The Authentic Hippie Resource Since 1987
There's a Little Hippie in All of Us

Author Archives: gypsy

Shakedown Grilled Veggie Burritos and Mexicali Blues Guacamole Dip

syp_apron Memorial Day is right around the corner and we thought we’d share two of our favorite recipes from Dead Tour.  The perfect excuse to break out your New Grateful Dead Steal Your Plate Apron and fire up the grill. The first recipe can be prepared and refrigerated up to a day in advance and benefits from a little marinating time so here we go–>>

Mexicali Blues Guacamole Dip

Chile Paste Ingredients:
1/2 whole finely chopped white onion
2 firmly packed tablespoon chopped fresh cilantro
4 teaspoons finely chopped jalapeño, or more if you
1 teaspoon salt, or as needed
Remaining Ingredients:
6 medium ripe but firm Hass avocados
3 whole ripe tomato – diced
4 firmly packed tablespoons chopped fresh cilantro
1/2 whole finely chopped white onion
2 Limes – halved
Salt to taste.
Tortilla chips and/or fresh corn tortillas

Make the chile paste:
Finely dice the onion, cilantro, jalapeño.

Grind the onion, cilantro, jalapeño, and salt together in a mortar & pestle until all the ingredients are ground into a fine paste. Spend some time on this step – you really want to incorporate all those flavors into a concentrated paste. If you don’t have access to a mortar & pestle, use a fork to mash all the ingredients to a paste in a wide hardwood bowl.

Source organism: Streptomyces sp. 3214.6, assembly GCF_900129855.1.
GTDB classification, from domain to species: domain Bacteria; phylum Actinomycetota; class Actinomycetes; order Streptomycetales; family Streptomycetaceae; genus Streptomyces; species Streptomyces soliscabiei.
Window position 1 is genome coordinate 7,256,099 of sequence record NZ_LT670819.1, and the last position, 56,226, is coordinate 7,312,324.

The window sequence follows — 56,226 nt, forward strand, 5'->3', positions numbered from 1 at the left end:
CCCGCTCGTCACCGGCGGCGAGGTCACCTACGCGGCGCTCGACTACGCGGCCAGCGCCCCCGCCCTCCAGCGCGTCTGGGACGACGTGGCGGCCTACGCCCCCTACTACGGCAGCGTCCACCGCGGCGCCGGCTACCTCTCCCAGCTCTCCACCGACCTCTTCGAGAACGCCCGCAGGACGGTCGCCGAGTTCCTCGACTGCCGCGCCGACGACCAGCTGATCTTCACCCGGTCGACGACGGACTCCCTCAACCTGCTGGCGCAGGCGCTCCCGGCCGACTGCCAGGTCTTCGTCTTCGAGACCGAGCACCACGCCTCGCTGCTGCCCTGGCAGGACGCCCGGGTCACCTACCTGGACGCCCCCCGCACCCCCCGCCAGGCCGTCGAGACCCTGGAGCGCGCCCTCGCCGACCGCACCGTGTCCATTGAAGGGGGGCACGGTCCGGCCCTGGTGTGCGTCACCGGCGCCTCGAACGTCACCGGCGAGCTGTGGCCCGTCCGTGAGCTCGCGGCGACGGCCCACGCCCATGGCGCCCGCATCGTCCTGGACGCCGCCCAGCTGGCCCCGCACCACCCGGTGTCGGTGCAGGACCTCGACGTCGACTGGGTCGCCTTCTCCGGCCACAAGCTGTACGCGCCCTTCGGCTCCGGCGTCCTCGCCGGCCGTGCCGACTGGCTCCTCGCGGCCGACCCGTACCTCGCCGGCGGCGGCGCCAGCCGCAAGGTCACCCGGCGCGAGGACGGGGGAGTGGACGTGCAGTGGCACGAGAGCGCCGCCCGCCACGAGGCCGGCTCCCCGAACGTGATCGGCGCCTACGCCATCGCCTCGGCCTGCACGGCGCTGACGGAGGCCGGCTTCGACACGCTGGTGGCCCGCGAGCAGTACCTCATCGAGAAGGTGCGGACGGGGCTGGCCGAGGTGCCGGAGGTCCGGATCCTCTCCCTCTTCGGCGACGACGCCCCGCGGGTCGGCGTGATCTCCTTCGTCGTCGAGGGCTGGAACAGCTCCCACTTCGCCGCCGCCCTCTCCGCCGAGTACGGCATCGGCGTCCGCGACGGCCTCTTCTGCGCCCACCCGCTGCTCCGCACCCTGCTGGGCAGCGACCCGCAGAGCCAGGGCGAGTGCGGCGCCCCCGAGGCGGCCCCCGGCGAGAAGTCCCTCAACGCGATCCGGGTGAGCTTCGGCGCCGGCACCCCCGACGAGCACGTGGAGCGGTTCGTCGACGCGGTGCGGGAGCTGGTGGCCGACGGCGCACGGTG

Cut each avocado in half, working the knife blade around the pit. Twist the halves to separate them and flick out the pit with the tip of the knife. Fold a kitchen towel in quarters and hold it in the palm of your “non-knife” hand. Rest an avocado half cut side up in your palm and make 3 or 4 evenly spaced lengthwise cuts through the avocado flesh down to the skin, without cutting through it. Make 4 crosswise cuts in the same way. Scoop the diced avocado flesh into a mixing bowl. Repeat with the remaining avocado halves.  Combine the remaining ingredients with the chili paste and the juice from the two limes and you should end up with the freshest guacamole you’ve ever eaten Enjoy.


Shakedown Grilled Veggie Burritos

1 Tablespoon Olive Oil
2 cups Long Grain Rice
4 cups Low Sodium Chicken Broth
2 whole Limes, Juiced And Zested
1/4 cup Chopped Cilantro
2 whole Zucchini, Cut Into Slices Lengthwise
1 whole Yellow Squash, Cut Into Slices Lengthwise
1 whole Potabello Mushroom, Cut Into Slices Lengthwise
2 ears Corn shucked
Salt to taste
1 can Black Beans
6 whole Burrito-sized Wheat Tortillas
1 Small Onion, Finely Chopped
2 Roma Tomatoes, Diced
1 cup Grated Colby Jack Cheese
Toppings:  Mexicali Blues Guacamole Dip, Hot Sauce